Smart Mobs and Diverse Problem Solvers

smartmobsHoward Rheingold is the author of Smart Mobs -the Next Social Revolution, James Surowiecki is the author of The Wisdom of Crowds, and Scott Page is the author of The Difference -How the Power of Diversity Creates Better Groups, Firms, Schools, and Societies.  Scott Page ties them together in his prologue. Each of them looks in his own way at how diversity can help us make better decisions.  They all build on that fact of cultural evolution that it is great for each of us to make better judgments, but that for us to progress we need to make better decisions together.  I will probably look at Scott Page’s book separately at some point, but here, in his case,  I will look at a paper  that he wrote with a colleague, Lu Hong, “Groups of diverse problem solvers can outperform groups of high-ability problem solvers.”

Howard Rheingold is a very interesting thinker and character ( As his website notes, he has been exploring mind amplifiers since 1964. Rheingold writes about Douglas Engelbart who worked at the Stanford Research Institute and helped build the computer as we know it today, but who notes that creating computers to amplify intellectual activities was the easy part and that the hard part is learn how groups can raise the IQ of organizations. Engelbart was one of the first to realize that learning new ways to cooperate involved different knowledge than designing chips.

Rheingold discusses how Robert Wright in Nonzero: The Logic of Human Destiny, creates a framework for the theory of cooperation amplification. Wright concludes that participation in non-zero sum games is not consciously cooperative,  Wright thinks that more people playing more complex non-zero sum games create emergent effects like vibrant cities, bodies of knowledge, marketplaces, etc.  He believes that cultural evolution has pushed us through several thresholds in the last several thousand years and that it is pushing us through another. Rheingold uses the term “smart mobs” as how we may break through a new threshold with our mobile communication and computation technologies. He realizes that this is not a sudden win-win for all. “We will still band together to bring down the big game and then fight over how to divide it.”  However, he sees more and more opportunities to participate in non-zero sum games. New information technologies often decentralize power and that can be disruptive.  Rheingold looks forward to a new “literacy of cooperation”.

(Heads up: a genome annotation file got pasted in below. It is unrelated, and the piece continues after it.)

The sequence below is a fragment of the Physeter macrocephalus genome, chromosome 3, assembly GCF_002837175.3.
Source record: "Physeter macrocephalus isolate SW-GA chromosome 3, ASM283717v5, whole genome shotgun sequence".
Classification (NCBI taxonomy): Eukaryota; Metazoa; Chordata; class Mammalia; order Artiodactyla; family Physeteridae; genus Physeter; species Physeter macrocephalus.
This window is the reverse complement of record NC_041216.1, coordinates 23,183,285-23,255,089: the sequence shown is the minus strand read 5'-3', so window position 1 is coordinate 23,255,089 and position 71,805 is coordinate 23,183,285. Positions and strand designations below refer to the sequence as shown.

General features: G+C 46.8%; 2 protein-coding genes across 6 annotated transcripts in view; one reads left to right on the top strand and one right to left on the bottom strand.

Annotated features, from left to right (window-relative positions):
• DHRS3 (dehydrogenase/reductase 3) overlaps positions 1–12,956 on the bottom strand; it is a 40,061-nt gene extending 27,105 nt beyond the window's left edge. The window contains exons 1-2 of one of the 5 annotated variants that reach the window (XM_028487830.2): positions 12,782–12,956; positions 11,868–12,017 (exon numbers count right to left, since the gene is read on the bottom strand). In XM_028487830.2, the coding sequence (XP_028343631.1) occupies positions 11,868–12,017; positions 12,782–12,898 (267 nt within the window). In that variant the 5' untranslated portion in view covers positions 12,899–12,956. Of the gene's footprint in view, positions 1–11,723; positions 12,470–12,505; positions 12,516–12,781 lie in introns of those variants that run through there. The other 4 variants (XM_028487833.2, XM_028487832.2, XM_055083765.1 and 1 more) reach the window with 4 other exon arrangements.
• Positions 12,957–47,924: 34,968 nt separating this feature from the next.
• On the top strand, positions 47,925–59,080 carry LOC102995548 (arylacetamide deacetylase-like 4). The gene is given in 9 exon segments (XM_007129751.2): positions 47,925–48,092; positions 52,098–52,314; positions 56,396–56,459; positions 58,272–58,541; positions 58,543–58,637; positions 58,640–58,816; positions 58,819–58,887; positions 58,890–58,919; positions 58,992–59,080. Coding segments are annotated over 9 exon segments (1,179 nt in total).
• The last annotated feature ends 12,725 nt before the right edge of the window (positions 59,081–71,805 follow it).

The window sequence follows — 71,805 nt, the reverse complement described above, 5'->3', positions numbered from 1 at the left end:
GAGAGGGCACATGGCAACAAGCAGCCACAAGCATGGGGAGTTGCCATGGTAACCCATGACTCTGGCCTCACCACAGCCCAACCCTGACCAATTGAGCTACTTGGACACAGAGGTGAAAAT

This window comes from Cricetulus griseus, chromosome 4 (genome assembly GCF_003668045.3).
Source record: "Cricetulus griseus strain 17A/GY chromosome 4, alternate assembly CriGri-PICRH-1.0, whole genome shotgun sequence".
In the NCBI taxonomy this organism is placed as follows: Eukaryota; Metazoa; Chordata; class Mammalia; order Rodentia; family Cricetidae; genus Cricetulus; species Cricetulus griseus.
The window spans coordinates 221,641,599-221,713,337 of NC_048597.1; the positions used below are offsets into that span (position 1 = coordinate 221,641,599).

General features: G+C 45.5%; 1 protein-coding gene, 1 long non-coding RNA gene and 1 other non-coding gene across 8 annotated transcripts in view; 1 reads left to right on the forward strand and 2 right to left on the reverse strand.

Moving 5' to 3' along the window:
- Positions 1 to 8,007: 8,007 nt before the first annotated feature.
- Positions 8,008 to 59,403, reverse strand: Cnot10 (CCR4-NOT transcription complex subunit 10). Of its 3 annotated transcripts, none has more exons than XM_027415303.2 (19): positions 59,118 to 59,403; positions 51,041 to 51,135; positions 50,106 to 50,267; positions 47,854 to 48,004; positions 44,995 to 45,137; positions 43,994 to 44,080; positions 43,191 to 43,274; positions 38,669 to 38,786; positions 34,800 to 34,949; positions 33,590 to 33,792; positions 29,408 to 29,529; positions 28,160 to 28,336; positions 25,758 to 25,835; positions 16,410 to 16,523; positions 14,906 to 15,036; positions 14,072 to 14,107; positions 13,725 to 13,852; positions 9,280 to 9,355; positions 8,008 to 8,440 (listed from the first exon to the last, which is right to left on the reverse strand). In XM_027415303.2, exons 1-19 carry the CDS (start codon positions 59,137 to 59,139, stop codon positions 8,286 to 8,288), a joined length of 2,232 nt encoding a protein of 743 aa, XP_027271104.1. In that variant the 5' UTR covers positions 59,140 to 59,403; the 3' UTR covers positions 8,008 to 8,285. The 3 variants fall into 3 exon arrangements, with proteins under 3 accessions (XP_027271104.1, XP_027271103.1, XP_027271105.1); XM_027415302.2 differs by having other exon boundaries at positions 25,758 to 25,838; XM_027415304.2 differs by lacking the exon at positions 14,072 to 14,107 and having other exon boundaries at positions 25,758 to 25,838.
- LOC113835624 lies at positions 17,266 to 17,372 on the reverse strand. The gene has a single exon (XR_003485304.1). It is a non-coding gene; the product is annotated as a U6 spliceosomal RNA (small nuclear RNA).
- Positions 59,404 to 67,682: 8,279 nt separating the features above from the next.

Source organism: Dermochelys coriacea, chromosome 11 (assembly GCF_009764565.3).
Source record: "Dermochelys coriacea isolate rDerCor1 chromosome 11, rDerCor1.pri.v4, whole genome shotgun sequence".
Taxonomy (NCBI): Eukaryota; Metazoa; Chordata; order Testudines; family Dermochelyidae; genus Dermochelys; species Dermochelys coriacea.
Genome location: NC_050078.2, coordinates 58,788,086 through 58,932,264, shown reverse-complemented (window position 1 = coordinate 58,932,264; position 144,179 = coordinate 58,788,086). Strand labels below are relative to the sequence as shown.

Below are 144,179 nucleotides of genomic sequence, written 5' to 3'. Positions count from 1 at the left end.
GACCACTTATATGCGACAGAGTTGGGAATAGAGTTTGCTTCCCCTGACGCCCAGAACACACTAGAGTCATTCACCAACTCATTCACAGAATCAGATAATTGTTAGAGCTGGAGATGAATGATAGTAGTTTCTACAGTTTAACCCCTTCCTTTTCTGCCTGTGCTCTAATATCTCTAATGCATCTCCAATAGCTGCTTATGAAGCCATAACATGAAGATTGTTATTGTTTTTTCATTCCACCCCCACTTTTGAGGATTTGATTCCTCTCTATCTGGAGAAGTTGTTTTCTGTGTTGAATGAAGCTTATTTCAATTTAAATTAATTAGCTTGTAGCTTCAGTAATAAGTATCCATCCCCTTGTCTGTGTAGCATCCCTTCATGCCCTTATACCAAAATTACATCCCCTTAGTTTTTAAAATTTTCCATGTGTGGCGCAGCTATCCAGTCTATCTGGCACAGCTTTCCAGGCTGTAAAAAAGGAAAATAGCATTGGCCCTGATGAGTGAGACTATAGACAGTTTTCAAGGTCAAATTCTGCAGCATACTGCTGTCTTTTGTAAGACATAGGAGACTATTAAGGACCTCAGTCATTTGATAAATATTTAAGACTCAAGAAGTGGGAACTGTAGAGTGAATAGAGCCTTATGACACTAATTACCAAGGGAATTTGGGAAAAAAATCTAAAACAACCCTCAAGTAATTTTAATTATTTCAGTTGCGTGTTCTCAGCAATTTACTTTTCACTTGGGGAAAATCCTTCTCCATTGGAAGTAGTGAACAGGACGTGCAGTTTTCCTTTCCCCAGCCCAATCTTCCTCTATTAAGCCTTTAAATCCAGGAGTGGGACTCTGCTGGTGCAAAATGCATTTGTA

James Surowiecki concentrates on three kinds of problems, those of cognition, coordination, and cooperation.  For the crowd to be wise, we need diversity, independence, and a particular kind of decentralization.  We need rules to maintain order and coherence.  Surowiecki is interested in government.  He notes that people do not really vote their self interests, but instead their ideologies.  Representative democracies allow the same kind of cognitive division of labor as operates in the rest of society.  Politicians can work on what they need to make informed decisions and the citizens can monitor them to see how the decisions worked out. Surowiecki quotes Thomas Jefferson in promoting the public as equal to the experts.  “State a moral case to a ploughman and a professor,” he wrote.  “The former will decide it as well and often better than the latter because he has not been led astray by artificial rules.”

Surowiecki  says that coordination and cooperation problems are a lot mushier than cognition problems.  Representative democracy is not a good way to solve cognition problems, but it is a way to solve cooperation and coordination problems and those are the problems that deal with how we live together.

Hong and Page have some prescriptions.  “When selecting a problem solving team from a diverse population of intelligent agents, a team of randomly selected agents outperforms a team comprised of the best performing agents.  This result relies on the intuition that, as the initial pool of problem solvers becomes large, the best performing agents necessarily become similar in the space of problem solvers. Their relatively greater ability is more than offset by their lack of problem solving diversity.”

That is, of course, the easy part.  Identity diverse groups often have more conflict, more problems with communication, and less mutual respect and trust among members.  Diversity in perspective and heuristic space should be encouraged. We should do more than just exploit existing diversity.  We should want to encourage even greater functional diversity.  Communication is better between people with similar perspectives and different heuristics than those with similar heuristics and different perspectives.

Hong, L. & Page, S.(2004) Groups of diverse problem solvers can outperform groups of high-ability problem solvers. PNAS, November 16, 2004, vol. 101, no. 46, pp 16385-16389.

Rheingold, H. (2003) Smart Mobs:  the Next Social Revolution. Basic Books.

Surowiecki, J.(2004) Wisdom of Crowds. New York:  Doubleday.